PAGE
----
CDC mask guidance receives criticism for potentially causing an increase of COVID-19 cases

The Center for Disease Control and Prevention’s (CDC) new guidance telling fully vaccinated Americans they can stop wearing masks indoors could inadvertently lead to an increase in infections in workplaces and elsewhere, doctors warn.

The CDC adjusted its mask guidance last week, saying that fully vaccinated individuals did not have to wear a mask indoors in most settings.

Dr Jeffrey Duchin, a member of the CDC’s Advisory Committee on Immunization Practices, criticized the order for potentially causing confusion among Americans.

‘It was unexpected and lacked needed context for implementation by state and local public health community,’ he said during a press briefing Thursday.

The CDC released guidance last week allowing for fully vaccinated Americans to safely remove their masks in a majority of indoor settings.

Dr Anthony Fauci is among a group of doctors and health officials that have criticized recent CDC guidance, saying that its unclear nature could lead to many unvaccinated individuals ditching their masks. They fear the guidance could cause a surge in cases among unvaccinated Americans

CDC Director Dr. Rochelle Walensky defended her agencies guidance on Wednesday, saying 'We are following the science each and every day

Dr Anthony Fauci (left) is among a group of doctors and health officials that have criticized recent CDC guidance, saying that its unclear nature could lead to many unvaccinated individuals ditching their masks. CDC Director Dr Rochelle Walensky (right) defended her agency’s guidance on Wednesday, saying, ‘We are following the science each and every day’

Dr Duchin fears that the new guidance will not be properly implemented across the country due to its hasty release, and that it will cause the virus to uncontrollably spread in some communities.

‘There was no information on how to apply the guidance in practice, particularly related to the inability to verify vaccination status,’ he said.

‘What the CDC did though was sub-optimal and allowed for misimpression that the mask mandates have been lifted.’

Health officials believe that vaccinated people are safe to remove their masks in indoor spaces, as the vaccine has been proven effective in combating the spread of COVID-19.

The guidance from the CDC is not entirely clear, though, and some may misinterpret it as the agency saying it is safe for all Americans to remove masks, no matter their vaccine status.

The concern is that people who are not yet fully vaccinated will see others with their masks off, remove their own, and put those around them at risk – especially without the requirement of proof of vaccination.

‘Now the risk of COVID-19 spread is increased in crowded indoor spaces with unvaccinated people and especially with poor ventilation,’ Dr. Duchin said.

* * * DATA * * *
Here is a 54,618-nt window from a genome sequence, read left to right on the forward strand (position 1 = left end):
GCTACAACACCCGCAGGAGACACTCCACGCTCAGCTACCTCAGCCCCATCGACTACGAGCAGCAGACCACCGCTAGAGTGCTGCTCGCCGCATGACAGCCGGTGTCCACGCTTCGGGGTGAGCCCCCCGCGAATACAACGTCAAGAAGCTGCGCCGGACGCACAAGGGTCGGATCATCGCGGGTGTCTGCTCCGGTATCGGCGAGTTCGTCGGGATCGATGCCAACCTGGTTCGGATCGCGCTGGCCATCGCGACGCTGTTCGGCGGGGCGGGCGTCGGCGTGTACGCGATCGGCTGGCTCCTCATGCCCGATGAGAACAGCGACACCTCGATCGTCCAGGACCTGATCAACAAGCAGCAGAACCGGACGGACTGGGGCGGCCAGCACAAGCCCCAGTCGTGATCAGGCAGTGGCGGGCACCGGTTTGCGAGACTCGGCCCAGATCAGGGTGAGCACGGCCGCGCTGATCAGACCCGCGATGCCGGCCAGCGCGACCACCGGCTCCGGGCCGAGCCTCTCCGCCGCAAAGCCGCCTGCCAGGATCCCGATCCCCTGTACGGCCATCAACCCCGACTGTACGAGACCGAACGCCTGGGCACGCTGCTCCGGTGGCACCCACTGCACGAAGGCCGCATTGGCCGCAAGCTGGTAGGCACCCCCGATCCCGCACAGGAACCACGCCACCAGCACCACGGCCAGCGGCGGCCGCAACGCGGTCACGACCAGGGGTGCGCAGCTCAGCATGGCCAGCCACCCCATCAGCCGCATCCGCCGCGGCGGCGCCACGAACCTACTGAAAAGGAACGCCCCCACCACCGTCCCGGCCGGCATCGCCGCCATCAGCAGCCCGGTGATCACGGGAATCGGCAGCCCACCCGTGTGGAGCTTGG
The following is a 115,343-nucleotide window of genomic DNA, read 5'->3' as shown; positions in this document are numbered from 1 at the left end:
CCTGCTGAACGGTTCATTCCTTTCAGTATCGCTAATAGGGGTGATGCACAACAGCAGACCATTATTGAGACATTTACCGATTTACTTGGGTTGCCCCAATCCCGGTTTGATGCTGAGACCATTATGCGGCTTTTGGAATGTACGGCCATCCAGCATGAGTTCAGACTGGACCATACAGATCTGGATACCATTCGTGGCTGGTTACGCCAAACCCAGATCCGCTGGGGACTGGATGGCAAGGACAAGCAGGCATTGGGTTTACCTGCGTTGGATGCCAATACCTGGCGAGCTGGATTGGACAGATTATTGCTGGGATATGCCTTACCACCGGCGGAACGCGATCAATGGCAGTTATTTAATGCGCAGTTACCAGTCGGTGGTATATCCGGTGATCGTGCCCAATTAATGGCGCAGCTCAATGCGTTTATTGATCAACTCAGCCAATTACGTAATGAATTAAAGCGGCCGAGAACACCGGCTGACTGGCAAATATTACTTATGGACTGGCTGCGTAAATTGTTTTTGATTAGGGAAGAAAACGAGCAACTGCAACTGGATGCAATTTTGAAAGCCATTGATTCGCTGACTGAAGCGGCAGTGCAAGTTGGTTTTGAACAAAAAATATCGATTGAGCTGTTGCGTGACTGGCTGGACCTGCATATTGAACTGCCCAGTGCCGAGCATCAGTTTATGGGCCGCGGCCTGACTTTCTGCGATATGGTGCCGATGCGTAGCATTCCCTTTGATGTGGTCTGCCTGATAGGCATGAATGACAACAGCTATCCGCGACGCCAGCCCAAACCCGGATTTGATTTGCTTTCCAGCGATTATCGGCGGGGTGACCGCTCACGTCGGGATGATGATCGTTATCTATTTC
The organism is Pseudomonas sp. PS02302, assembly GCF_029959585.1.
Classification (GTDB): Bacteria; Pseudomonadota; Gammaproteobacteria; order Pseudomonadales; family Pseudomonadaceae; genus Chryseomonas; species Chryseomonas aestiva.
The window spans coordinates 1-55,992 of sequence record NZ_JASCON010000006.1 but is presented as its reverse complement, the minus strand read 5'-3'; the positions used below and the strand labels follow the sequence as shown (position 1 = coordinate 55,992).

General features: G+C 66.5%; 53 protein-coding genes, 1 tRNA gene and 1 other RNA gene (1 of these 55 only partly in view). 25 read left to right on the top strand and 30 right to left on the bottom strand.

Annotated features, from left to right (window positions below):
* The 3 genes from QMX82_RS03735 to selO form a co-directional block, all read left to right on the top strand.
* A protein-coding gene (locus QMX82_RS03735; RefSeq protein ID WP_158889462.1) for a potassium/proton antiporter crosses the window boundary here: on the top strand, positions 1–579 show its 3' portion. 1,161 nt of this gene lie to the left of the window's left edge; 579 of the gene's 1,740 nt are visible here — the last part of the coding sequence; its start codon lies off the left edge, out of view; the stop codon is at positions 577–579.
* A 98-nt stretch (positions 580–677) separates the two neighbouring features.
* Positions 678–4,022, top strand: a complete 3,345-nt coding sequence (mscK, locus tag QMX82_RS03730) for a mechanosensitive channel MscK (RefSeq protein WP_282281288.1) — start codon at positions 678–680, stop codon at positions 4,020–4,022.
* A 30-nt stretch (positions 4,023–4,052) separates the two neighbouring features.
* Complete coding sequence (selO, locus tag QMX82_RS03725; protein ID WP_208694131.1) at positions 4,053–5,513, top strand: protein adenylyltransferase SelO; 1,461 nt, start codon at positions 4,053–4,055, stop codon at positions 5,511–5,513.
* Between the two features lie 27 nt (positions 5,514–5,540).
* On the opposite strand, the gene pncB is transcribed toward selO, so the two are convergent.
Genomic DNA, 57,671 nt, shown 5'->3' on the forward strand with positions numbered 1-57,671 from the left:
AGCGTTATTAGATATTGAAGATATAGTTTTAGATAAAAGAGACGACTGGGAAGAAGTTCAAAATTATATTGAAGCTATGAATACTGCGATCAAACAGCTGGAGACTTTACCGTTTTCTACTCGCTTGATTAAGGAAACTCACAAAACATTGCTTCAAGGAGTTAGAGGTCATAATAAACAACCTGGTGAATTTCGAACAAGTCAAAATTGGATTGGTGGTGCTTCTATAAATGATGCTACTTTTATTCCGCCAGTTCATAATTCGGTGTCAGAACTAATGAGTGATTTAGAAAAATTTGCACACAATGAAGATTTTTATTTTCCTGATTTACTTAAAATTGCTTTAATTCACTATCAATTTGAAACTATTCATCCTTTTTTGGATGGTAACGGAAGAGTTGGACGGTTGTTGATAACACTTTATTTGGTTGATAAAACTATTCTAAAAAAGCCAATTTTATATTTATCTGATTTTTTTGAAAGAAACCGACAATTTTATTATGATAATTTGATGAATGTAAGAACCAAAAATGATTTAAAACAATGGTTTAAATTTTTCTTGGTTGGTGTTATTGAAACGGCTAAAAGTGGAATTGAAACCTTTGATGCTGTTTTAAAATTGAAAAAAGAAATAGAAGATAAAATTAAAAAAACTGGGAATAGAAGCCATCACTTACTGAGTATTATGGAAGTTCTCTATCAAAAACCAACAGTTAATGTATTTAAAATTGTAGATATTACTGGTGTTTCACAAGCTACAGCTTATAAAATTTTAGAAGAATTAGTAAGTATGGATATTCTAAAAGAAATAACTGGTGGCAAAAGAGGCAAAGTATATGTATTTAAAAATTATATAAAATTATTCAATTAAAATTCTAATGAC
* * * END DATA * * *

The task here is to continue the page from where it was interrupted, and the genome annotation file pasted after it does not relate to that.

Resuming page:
‘[The guidance] could lead to increased risk in public spaces and workplaces with preventable Covid-19 spread primarily among the unvaccinated.’

Dr Anthony Fauci, the nation’s top infectious disease expert, said earlier this week that he also fears the guidance will be misinterpreted by many.

Dr Rochelle Walensky, director of the CDC, defended her agency’s guidance during an appearance on CNBC’s The News with Shepard Smith on Wednesday.

‘These issues are complex, the science is evolving, the science is moving, and we are following the science each and every day and our guidance is evolving as the science evolves,’ she said.

While the CDC can release guidance for local officials and businesses across the country, individual states, municipalities and private businesses set mask mandates as they see fit.

Guidance from the CDC often informs the mask orders.

For example, after the CDC guidance, New Jersey Gov. Phil Murphy announced that his state would lift mask mandates for vaccinated people before Memorial Day weekend in his state.

Some states do not have mask mandates for anyone, no matter the vaccine status.

Vaccine status is often on an honor system as well, with there being little way to prove whether or not someone has received it yet.

Many businesses and other entities may not even bother to check vaccine status.

Vaccine passports, official documentation of vaccine status a person can use to enter businesses or travel, have been a topic of contention in recent months.

Many states, like Florida, have put an outright ban on vaccine passports.

New York has launched a virtual vaccine passport, the Excelsior Pass, though its use is not mandatory in the state.

The pass is intended to be an option for organizations throwing large events, such as concerts or sporting events.

White House officials have said that there are no plans to create a federal level vaccine passport system.

Lack of an ability for businesses to verify the vaccine status of customers would make it near impossible for them to properly enforce mask mandates on only those who have are not vaccinated.

The United States seems to be beyond its worst days of COVID-19, with case rates dropping across the country.

Much of the recent success can be attributed to the vaccines.

About 60 percent of American adults have received at least one dose of the vaccine, with over a third of the country being fully vaccinated, per CDC data.

Dr. Fauci said earlier this week that future surges of the virus can be prevented once 70 percent of the country receives at least one shot of the vaccine, a target he thinks is attainable by July 4.


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